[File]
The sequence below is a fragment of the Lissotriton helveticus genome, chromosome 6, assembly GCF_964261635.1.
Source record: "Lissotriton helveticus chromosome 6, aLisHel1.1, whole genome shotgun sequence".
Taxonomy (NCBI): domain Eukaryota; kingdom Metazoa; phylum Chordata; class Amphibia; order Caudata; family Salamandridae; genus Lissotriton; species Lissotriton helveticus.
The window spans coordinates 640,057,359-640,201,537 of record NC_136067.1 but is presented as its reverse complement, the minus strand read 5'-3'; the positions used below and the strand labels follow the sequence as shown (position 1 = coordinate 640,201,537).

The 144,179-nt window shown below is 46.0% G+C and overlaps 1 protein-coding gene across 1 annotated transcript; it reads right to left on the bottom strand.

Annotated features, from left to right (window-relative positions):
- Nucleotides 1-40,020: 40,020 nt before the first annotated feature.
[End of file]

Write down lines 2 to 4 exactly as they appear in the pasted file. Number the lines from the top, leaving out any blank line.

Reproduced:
Source record: "Lissotriton helveticus chromosome 6, aLisHel1.1, whole genome shotgun sequence".
Taxonomy (NCBI): domain Eukaryota; kingdom Metazoa; phylum Chordata; class Amphibia; order Caudata; family Salamandridae; genus Lissotriton; species Lissotriton helveticus.
The window spans coordinates 640,057,359-640,201,537 of record NC_136067.1 but is presented as its reverse complement, the minus strand read 5'-3'; the positions used below and the strand labels follow the sequence as shown (position 1 = coordinate 640,201,537).